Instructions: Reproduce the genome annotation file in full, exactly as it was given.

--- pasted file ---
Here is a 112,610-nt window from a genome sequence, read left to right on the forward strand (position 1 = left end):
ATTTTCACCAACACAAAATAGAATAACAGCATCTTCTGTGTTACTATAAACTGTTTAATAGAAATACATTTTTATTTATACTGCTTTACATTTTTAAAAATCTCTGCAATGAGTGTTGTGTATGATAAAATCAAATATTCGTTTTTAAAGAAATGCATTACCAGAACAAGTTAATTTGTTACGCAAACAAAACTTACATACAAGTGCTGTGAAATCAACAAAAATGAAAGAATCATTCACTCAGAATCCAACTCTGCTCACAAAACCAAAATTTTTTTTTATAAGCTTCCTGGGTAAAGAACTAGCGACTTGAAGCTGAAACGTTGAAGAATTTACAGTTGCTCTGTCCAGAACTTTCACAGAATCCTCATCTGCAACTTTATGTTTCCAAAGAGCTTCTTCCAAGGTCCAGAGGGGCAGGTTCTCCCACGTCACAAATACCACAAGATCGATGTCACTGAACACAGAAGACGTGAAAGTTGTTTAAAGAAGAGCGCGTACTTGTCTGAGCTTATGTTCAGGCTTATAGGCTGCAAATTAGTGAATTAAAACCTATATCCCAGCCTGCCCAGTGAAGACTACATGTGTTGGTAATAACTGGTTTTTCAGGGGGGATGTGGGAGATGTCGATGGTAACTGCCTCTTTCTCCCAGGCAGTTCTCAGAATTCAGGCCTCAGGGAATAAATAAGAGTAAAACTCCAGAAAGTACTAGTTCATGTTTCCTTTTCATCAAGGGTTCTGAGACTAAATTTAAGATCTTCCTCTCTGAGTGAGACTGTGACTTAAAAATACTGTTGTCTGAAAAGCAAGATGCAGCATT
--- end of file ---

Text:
Here is a 112,610-nt window from a genome sequence, read left to right on the forward strand (position 1 = left end):
ATTTTCACCAACACAAAATAGAATAACAGCATCTTCTGTGTTACTATAAACTGTTTAATAGAAATACATTTTTATTTATACTGCTTTACATTTTTAAAAATCTCTGCAATGAGTGTTGTGTATGATAAAATCAAATATTCGTTTTTAAAGAAATGCATTACCAGAACAAGTTAATTTGTTACGCAAACAAAACTTACATACAAGTGCTGTGAAATCAACAAAAATGAAAGAATCATTCACTCAGAATCCAACTCTGCTCACAAAACCAAAATTTTTTTTTATAAGCTTCCTGGGTAAAGAACTAGCGACTTGAAGCTGAAACGTTGAAGAATTTACAGTTGCTCTGTCCAGAACTTTCACAGAATCCTCATCTGCAACTTTATGTTTCCAAAGAGCTTCTTCCAAGGTCCAGAGGGGCAGGTTCTCCCACGTCACAAATACCACAAGATCGATGTCACTGAACACAGAAGACGTGAAAGTTGTTTAAAGAAGAGCGCGTACTTGTCTGAGCTTATGTTCAGGCTTATAGGCTGCAAATTAGTGAATTAAAACCTATATCCCAGCCTGCCCAGTGAAGACTACATGTGTTGGTAATAACTGGTTTTTCAGGGGGGATGTGGGAGATGTCGATGGTAACTGCCTCTTTCTCCCAGGCAGTTCTCAGAATTCAGGCCTCAGGGAATAAATAAGAGTAAAACTCCAGAAAGTACTAGTTCATGTTTCCTTTTCATCAAGGGTTCTGAGACTAAATTTAAGATCTTCCTCTCTGAGTGAGACTGTGACTTAAAAATACTGTTGTCTGAAAAGCAAGATGCAGCATT